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macular, salmon-colored rash. The transient lesions are distributed most commonly over trunk and proximal extremities, including the axilla and inguinal areas, they are less than 10 mm in size that may be surrounded by a ring of pallor or may develop central clearing, and usually nonpruritic. Arthritis can initially be oligoarticular, but with persistence (within 6 months of systemic features) can result in the more severe polyarticular form, resulting in pronounced disability. Both large and small joints are affected.18 Growth failure is a peculiar feature of systemic-onset JIA, at least during the active course of the disease. Even in the absence of corticosteroid treatment, these patients experience impaired growth velocity. Dysregulated IL-6 production is likely partly responsible for this.19 Diagnosis of systemic JIA is always based on clinical observation, and the differential diagnosis usually includes all different causes of fever of unknown origin including viral and bacterial infections, septicemia, malignancies, Kawasaki syndrome, rheumatic fever, and connective tissue diseases. Laboratory evaluation reveals anemia (which may be severe), leukocytosis, granulocytosis, as well as thrombocytosis; erythrocyte sedimentation rate (ESR) and C-reactive protein levels are also elevated. The Anti-Nuclear Antigen (ANA) titer is rarely positive. However if Macrophage Activation Syndrome (MAS), which is one of the serious complications of juvenile rheumatoid arthritis (JRA) develops, leukopenia and thrombopenia can occur accompanied by highly elevated levels of ferritin, lactate hydrogenase and D-dimers. SOJIA patients have a variable course; the mean period of disease activity is approximately 6 years.20 Predictors of a poor prognosis include an age less than 6 years at diagnosis, disease duration longer than 5 years, IgA levels, and persistent systemic symptoms or the presence of thrombocytosis 6 months into the disease course. Oligoarthritis – The Oligoarthritis is defined as an arthritis that affects fewer than five joints during the first 6 months of the disease. Within this category are two subtypes: persistent oligoarthritis, which does not extend to more than four joints, and extended oligoarthritis, in which active arthritis extends to more than four joints after 6 months of disease.21 Risk factors for extended disease include ankle or wrist arthritis, hand disease, symmetric arthritis, arthritis of two to four joints, elevated erythrocyte sedimentation rate (ESR) and ANA titer.22 Extended disease confers a worse prognosis. Oligoarthritis is typically characterized by early onset, usually affecting children aged 2 to 3 years. The arthritis is asymmetric and predominantly involves the large joints of the lower extremities such as knees and ankles, excluding the hip. The most frequently affected joints in decreasing order are the knees, ankles, elbows and wrists. In approximately one third of patients, only a single joint is affected at disease onset. Monoarticular onset affecting only the knee is common. This is seen in half of all patients and these patients tend to function remarkably well. Diagnosis can be difficult since the signs of joint pain and swelling are not always recognized, and small children may not verbalize their complaints. Children, rather, present with easy fatigability with either cessation or regression in development. Northeast Florida Medicine Vol. 63, No. 3 2012 31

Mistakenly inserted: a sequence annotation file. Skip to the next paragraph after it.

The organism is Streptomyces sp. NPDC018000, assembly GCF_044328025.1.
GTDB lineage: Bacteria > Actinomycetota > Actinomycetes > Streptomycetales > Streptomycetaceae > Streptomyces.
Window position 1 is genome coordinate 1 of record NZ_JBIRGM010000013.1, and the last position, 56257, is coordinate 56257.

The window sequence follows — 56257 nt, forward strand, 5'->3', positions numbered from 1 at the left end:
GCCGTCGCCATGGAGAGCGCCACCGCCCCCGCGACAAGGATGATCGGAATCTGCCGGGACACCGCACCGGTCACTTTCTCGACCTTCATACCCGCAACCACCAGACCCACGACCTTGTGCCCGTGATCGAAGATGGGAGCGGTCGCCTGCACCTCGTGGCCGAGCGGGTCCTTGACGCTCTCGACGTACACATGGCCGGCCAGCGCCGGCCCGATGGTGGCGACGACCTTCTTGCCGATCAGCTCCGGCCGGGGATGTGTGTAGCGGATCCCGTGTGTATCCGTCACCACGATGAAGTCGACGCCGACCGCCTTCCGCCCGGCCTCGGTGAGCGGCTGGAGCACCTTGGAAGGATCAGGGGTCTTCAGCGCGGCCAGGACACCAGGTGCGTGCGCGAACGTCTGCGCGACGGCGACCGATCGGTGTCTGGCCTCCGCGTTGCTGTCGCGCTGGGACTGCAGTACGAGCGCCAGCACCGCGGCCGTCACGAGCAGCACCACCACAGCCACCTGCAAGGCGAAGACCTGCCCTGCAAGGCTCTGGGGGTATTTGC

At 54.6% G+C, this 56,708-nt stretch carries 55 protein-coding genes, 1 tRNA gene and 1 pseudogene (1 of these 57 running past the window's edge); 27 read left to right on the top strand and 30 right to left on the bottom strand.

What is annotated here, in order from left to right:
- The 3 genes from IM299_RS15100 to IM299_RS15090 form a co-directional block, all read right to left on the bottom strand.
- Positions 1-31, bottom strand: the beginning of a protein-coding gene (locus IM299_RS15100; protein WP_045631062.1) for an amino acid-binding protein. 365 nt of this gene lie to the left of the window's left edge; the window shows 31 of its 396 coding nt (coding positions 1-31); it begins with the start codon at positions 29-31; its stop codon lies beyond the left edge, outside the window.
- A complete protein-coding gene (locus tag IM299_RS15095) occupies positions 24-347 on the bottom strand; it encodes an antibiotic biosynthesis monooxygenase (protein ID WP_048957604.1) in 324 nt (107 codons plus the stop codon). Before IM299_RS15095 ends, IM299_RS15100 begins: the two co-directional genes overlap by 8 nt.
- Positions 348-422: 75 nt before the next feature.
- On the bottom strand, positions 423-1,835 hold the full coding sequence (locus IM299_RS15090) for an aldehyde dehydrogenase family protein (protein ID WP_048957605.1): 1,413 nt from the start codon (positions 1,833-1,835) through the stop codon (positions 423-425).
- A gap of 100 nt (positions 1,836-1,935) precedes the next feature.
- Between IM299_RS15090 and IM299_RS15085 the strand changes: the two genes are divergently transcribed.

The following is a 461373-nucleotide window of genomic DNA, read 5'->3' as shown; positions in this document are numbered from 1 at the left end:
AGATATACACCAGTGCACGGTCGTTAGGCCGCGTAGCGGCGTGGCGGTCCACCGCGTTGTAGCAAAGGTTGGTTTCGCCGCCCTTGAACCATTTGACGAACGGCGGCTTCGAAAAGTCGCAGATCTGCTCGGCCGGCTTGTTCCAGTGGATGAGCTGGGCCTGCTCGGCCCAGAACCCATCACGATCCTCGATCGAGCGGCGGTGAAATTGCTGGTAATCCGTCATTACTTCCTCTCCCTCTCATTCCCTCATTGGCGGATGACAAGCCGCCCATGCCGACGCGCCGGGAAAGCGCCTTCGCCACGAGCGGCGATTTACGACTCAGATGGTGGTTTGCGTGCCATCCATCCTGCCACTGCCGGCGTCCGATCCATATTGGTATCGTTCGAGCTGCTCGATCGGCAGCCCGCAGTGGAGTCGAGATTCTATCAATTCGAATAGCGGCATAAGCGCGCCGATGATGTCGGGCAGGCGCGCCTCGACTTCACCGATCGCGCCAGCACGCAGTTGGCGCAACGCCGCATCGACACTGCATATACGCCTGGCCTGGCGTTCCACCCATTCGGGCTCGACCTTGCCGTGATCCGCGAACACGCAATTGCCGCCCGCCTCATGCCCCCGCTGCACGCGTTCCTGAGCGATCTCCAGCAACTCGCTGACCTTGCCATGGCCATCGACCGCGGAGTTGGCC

Sequelae include morning stiffness with warmth, painful motion or resisting the full range of motion. Muscle atrophy of affected extremities combined with accelerated growth may occur. A child with unilateral gonarthritis typically presents with a discrepancy in leg length resulting in a flexion and outward rotation of the affected knee. Acute phase reactants are normal or moderately increased, but a high Erythrocyte Sedimentation Rate (ESR) can also occur. Antinuclear antibodies (ANAs) are detected in about 60% of patients. Oligoarthritis predominately affects females; they are at high risk for developing uveitis. The presence of ANAs conveys a risk of iridocyclitis, an inflammation of the iris and ciliary body of the eye.23 Iridocyclitis affects approximately 30% of patients with oligoarthritis. Although iridocyclitis can precede arthritis, it usually manifests itself within the first few years after the onset of arthritis. Due to its insidious and often asymptomatic onset, children with JIA should be screened at regular intervals by slit-lamp examination.  Rheumatoid Factor-Negative (RF-) Polyarthritis – This pathology is defined as an arthritis that affects five or more joints during the first six months of the disease.21 Patients often develop polyarthritis in early childhood. This subtype affects girls more frequently than boys and it has a variable prognosis. By definition, immunoglobulin-M rheumatoid factor (IgM-RF) is negative, and this subtype involves multiple large and small joints, very often in a symmetric fashion. The onset can be acute or insidious. Pain, confined movements and morning stiffness are the most prominent symptoms. Some patients with polyarthritis especially those who are ANA positive, could be classified as having oligoarthritis, except that more joints are involved. Other patients present with only slight small joint swelling, but have pronounced stiffness and flexion contractions and a normal ESR. These patients are especially hard to diagnose.  Rheumatoid Factor-Positive (RF+) Polyarthritis – This subtype is probably identical to the rheumatoid arthritis seen in adults. RF+ polyarthritis occurs primarily in late childhood and adolescent girls as a symmetric small joint involvement and severe erosive disease. It affects the small joints of the hands and feet including the metacarpophalangeal, proximal interphalangeal and metatarsophalangeal joints. Rheumatoid nodules sometimes appear on the extensor surfaces of the elbows. By definition, the presence of IgM-RF is mandatory and probably represents the early expression of adult rheumatoid arthritis; however, anticyclic citrullinated peptide antibodies may also be of interest since they have been observed in adult patients with rheumatoid arthritis.  Enthesitis-Related Arthritis (ERA) – Patients with juvenile ankylosing spondylitis and arthritis associated with inflammatory bowel disease are included in the ERA subtype. This is the only subtype of JIA that affects more males than females, older than 8 years of age, and it comprises approximately 10 to 15% of all patients with JIA. It is characterized by a combination of chronic arthritis of the axial and periphereal skeleton, enthesitis (tenderness at the insertion of a tendon, ligament, joint capsule or fascia to the bone), RF and ANA seronegatively. It has a strong genetic predisposition and most patients express HLA-B27, long known to be associated with arthritis; however, the etiology of enthesitis related arthritis is still unknown.24  32 Vol. 63, No. 3 2012 Northeast Florida Medicine